What it means for these 5 in Berkeley


President Biden announced plans this week to pay off $10,000 in student loan debt. People who earn less than $125,000 per year will qualify.

Calculate how much of your student loan debt can be forgiven using the The Washington Post Tool. Sign up for notifications on how you can claim debt relief on the website of the Department of Education.

Pell Grant recipients, who make up a quarter of undergraduates at UC Berkeley, are eligible for an additional $10,000 in forgiveness.

Federal student loan payments have also been extended through the end of 2022. Borrowers will need to fill out a form that has not yet been posted on StudentAid.gov. Debt held by private lenders does not qualify.

Across the city, Berkeley residents burdened with student loans celebrated, though for many, the relief was a drop in the bucket. Five Berkeley students, workers and residents shared what the plan means to them.

Aaron Hill: ‘College costs have been smashed’

Aaron Hill, 21, poses for a selfie with a therapy llama at Memorial Glade. Credit: Aaron Hill

UC Berkeley senior Aaron Hill woke up Tuesday, the first day of the fall semester, to learn he would likely finish his bachelor’s degree with just $138 in student debt.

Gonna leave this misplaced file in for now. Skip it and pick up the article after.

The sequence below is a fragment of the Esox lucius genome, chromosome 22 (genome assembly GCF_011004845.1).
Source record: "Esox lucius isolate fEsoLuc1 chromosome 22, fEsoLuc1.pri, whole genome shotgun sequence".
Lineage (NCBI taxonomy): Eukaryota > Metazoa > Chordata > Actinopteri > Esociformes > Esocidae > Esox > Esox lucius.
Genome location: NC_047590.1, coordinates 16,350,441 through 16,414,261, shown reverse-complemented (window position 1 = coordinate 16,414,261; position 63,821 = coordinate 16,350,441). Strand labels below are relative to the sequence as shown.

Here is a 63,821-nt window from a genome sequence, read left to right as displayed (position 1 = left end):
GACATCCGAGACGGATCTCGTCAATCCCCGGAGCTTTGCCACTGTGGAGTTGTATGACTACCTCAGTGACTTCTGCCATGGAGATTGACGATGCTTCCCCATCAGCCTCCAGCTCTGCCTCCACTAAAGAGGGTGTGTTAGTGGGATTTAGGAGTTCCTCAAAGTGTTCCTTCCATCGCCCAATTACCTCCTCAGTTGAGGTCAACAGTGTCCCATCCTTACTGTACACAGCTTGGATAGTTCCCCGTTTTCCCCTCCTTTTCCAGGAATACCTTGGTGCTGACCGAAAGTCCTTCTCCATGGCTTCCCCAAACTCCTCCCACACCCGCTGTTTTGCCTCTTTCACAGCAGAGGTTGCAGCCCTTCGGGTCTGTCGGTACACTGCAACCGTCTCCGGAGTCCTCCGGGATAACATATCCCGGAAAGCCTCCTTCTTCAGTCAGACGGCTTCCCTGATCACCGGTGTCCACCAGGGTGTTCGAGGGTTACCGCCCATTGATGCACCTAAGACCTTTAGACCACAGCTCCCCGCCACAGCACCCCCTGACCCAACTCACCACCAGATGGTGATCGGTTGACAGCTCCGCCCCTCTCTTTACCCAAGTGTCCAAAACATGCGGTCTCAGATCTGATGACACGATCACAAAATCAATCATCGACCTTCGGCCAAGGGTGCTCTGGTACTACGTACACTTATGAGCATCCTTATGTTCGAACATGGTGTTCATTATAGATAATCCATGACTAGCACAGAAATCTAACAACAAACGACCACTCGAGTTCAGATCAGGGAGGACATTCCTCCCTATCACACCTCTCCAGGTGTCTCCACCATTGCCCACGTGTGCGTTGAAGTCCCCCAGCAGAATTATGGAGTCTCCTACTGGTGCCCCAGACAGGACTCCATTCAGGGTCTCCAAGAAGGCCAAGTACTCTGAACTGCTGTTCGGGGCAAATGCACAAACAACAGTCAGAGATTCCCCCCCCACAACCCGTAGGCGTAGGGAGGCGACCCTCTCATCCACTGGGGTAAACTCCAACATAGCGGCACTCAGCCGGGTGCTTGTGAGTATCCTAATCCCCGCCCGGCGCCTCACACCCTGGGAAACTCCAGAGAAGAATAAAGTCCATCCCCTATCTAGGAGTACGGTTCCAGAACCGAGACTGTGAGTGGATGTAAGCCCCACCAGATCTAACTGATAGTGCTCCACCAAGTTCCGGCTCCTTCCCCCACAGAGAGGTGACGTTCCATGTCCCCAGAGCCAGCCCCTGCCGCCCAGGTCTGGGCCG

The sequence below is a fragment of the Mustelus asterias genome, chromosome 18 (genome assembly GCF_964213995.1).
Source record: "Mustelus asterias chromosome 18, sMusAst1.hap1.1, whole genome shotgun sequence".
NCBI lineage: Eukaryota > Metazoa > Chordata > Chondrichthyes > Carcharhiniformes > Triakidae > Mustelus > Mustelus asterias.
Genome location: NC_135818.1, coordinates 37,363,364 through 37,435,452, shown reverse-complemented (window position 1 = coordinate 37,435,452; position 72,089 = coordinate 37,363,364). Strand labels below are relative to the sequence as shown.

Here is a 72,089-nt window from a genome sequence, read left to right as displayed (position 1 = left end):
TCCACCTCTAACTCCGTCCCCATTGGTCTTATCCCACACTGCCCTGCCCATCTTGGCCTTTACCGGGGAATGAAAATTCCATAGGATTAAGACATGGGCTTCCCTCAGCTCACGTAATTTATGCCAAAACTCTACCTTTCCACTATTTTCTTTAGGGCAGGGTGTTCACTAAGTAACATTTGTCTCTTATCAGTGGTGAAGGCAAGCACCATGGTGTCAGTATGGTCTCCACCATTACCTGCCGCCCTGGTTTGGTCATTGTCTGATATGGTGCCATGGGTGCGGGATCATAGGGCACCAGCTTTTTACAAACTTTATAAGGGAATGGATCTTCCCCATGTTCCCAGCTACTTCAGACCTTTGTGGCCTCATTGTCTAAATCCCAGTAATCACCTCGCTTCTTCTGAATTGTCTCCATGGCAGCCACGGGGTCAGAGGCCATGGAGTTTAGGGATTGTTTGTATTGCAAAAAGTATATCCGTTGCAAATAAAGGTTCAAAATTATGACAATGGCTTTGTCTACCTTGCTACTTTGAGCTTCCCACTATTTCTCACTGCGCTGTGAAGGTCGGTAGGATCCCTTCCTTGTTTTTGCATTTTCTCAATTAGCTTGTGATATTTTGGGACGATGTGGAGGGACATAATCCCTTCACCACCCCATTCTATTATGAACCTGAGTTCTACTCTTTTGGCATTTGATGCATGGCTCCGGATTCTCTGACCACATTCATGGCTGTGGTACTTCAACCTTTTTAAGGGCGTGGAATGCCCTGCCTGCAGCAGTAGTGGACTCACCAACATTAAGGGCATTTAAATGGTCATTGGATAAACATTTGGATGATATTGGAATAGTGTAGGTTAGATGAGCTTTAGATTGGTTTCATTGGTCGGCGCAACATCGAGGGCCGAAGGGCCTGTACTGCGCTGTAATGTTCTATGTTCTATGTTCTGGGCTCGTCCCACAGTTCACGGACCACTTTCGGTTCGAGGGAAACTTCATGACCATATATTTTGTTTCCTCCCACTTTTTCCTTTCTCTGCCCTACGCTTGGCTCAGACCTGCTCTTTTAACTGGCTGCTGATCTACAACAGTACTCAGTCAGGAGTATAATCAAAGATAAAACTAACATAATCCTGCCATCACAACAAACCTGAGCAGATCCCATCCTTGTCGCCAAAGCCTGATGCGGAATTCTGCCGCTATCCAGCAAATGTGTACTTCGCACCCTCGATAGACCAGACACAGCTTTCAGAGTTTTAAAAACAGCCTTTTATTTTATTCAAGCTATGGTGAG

For the 21-year-old history student and former editor-in-chief of the Berkeley Political Review, the news didn’t exactly come as a complete surprise — he’d been tracking the news — but it was a relief.

Hill is one of the Pell Grant recipients who will be eligible for $20,000 loan forgiveness, a sum he says will free up money to fulfill his goal of attending law school after two years of teaching.

The combination of the Pell Grant, merit-based scholarships, and her ability to stay home with her parents in Forest Falls for the duration of remote learning have all contributed to the affordability of her education.

But while Hill said the plan is a step in the right direction, he sees debt relief as a band-aid solution and regressive policy.

“The benefits accrue mainly to middle-class people, while some lower-class people who didn’t go to college are left out,” he said. “College costs have come down in the United States…Hopefully, as time goes on, we can see lasting changes so that we don’t rack up debt like this.”